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Discussion Starter · #1 ·
I'm pretty new to jumper shows (I've done hunters all my life) but since I'm starting up eventing I think I need to learn a little more about them... Can someone explain the difference between Optimum Time First Round, Power & Speed, and Fault & Out classes? Thanks!
 

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if youre starting eventing why do you need to learn more about jumpers ? im confused !
 

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heres some basic stadium jumping rules for eventing if this helps:
if you dont want to get penalty pts dont: exceed the time allowed, have rails or refusals, cross your path (ie dont circle in the middle of the course)

there arent different classes so to speak for stadium its all ways pretty much the same and its not about who is the fastest, you wont be ranked by the speed you completed the course in but you can get penalties for exceeding the time allowed.
i hope this is helpful...
good luck eventing!
 

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Discussion Starter · #6 ·
Sorry, I should have clarified. I'm planning on doing a few jumper shows this year to practice for my stadium courses since they run similarly. There aren't many places that run events near by, but fortunately there's a few barns that run jumper shows. Sorry for the confusion, I know jumpers and stadium run differently, I'm just asking about jumpers.
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ah i see.
well power and speed is one of the more common ones you will see. heres how it works (roughly). the first part of the course is the "power" half and rides pretty much like a stadium course. if you have no jumping or time faults once youve made it through the power half of the course you can continue with the rest of the course (dont stop or circle just continue riding as if its the same course) and thats when the speed portion begins, it rides like a jump-off type course.
another common one rides like a stadium course and then has a seperate jump off. sometimes they have everyone go and then whoever went clean does jump off, sometimes they let you stay in and just do the jump off while youre already in the ring, just depends on the show and how theyre running it.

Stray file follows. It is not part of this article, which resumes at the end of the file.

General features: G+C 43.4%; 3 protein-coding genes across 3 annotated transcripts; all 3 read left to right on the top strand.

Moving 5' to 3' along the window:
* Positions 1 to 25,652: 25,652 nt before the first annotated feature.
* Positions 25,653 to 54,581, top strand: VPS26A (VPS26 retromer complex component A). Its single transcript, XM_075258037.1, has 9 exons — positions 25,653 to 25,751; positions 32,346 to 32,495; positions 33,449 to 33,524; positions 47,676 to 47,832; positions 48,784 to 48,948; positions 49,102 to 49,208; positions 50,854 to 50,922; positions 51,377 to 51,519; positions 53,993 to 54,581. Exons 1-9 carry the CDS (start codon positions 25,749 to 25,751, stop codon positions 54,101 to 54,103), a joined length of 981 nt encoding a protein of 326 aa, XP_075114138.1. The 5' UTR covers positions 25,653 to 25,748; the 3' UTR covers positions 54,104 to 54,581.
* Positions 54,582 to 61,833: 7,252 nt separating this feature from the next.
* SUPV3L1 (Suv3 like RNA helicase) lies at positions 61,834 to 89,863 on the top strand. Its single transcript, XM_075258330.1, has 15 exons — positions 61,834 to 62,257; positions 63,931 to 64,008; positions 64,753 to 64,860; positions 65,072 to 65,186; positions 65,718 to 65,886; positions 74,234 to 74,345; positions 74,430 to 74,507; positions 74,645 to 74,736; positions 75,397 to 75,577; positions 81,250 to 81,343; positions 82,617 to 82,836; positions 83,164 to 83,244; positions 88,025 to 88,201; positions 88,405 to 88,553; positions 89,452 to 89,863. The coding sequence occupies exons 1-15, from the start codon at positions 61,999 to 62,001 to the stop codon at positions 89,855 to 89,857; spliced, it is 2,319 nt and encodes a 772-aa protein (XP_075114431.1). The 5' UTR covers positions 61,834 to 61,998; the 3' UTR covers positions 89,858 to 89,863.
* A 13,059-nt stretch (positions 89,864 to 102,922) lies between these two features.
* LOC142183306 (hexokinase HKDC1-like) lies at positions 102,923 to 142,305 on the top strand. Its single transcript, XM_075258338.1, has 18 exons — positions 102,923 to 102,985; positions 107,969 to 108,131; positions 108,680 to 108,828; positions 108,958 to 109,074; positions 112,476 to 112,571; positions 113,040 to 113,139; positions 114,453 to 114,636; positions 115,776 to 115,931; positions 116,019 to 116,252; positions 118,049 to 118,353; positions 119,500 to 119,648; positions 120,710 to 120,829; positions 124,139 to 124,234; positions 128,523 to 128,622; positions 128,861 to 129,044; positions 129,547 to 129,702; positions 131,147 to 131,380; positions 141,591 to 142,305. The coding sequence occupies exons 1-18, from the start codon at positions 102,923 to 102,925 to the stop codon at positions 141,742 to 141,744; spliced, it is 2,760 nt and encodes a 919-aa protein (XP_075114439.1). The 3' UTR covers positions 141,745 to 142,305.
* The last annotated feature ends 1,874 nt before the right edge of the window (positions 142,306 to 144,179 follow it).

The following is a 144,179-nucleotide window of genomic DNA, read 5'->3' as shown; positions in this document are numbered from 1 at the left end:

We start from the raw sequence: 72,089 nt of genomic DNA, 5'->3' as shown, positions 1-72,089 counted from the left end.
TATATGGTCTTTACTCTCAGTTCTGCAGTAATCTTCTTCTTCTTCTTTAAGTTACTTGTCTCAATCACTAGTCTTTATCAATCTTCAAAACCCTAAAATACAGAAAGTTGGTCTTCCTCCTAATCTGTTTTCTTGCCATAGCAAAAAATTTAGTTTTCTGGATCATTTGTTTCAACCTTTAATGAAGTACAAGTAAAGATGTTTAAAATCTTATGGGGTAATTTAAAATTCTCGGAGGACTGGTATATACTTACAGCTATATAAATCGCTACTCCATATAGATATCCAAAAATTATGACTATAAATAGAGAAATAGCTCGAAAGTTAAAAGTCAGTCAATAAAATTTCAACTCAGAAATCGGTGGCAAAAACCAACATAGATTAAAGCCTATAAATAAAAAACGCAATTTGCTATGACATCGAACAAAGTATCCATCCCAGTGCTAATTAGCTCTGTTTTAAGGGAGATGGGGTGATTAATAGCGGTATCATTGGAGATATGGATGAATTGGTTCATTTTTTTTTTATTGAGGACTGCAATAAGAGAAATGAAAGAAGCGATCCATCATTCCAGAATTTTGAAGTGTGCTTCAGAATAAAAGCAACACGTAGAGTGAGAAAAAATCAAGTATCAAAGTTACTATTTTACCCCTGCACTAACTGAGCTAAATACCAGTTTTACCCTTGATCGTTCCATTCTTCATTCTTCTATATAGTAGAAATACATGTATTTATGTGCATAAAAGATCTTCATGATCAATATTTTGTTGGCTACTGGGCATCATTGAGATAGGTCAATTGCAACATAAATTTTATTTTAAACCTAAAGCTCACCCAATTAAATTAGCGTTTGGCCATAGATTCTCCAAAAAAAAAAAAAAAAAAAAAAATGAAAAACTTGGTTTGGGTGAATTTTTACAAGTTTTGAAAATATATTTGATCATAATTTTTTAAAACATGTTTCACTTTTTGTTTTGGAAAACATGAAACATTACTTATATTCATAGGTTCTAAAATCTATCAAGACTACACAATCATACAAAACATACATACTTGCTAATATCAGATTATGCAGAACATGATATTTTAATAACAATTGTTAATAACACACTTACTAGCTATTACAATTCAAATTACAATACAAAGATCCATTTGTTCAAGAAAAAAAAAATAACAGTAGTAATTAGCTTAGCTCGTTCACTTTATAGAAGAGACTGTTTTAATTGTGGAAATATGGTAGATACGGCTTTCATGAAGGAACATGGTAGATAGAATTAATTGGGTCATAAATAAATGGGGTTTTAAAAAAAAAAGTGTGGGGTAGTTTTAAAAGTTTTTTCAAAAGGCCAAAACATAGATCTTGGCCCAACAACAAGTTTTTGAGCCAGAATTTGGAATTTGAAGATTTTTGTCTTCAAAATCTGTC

one suggestion i have is definitely have a trainer! it is worth the money to have someone there who knows whats going on and is a pro at those shows!
good luck :)
 

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Discussion Starter · #8 ·
Thanks! That makes sense.
I had been riding with an eventing trainer who I absolutely loved for about a year, but long story short I need I take hunter lessons now and can't afford lessons with both. So unfortunately I can't get much professional help with my eventing.
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Ahh.. you're crossing over to "the dark side"... ;) Most likely the course sheet (or prizelist) will clarify the classes into "tables" (the official classification for the rules).

Table II, Section 2(b)- "timed first jump off". Your basic jumper course. You do your round. If you have a fault you're excused. If you're clear you wait for the buzzer (you can stop, just can't leave) and then you have 45 sec to cross the timer to your first jump of the jump off.

Table II, Section 2(c) "power and speed". Somewhere in your course is a designated finish line. You begin your course (power phase) and if you are clear you -without stopping- begin the speed phase. So it's like one giant course but you start off more carefully and somewhere in the middle you should pick up the pace a bit. If you are not clear in your power phase they buzz you out and you leave the ring without doing the speed phase.

Table II, Section 2(a) -aka 'timed first round'. All you do is your first round, and there is no jump off unless there is a tie for first.

Table V, Section 1- "Optimum Time"- You are given a certain time the course should be completed in. You get faults if you are over the time allowed (along with knock downs). I feel like you can get faults for doing it too quickly too... it's been so long since I"ve done an Optimum Time round!

Hope that helps! Good luck!
 

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oh ok ! that makes a lot more sense OP !

great post upnover
 
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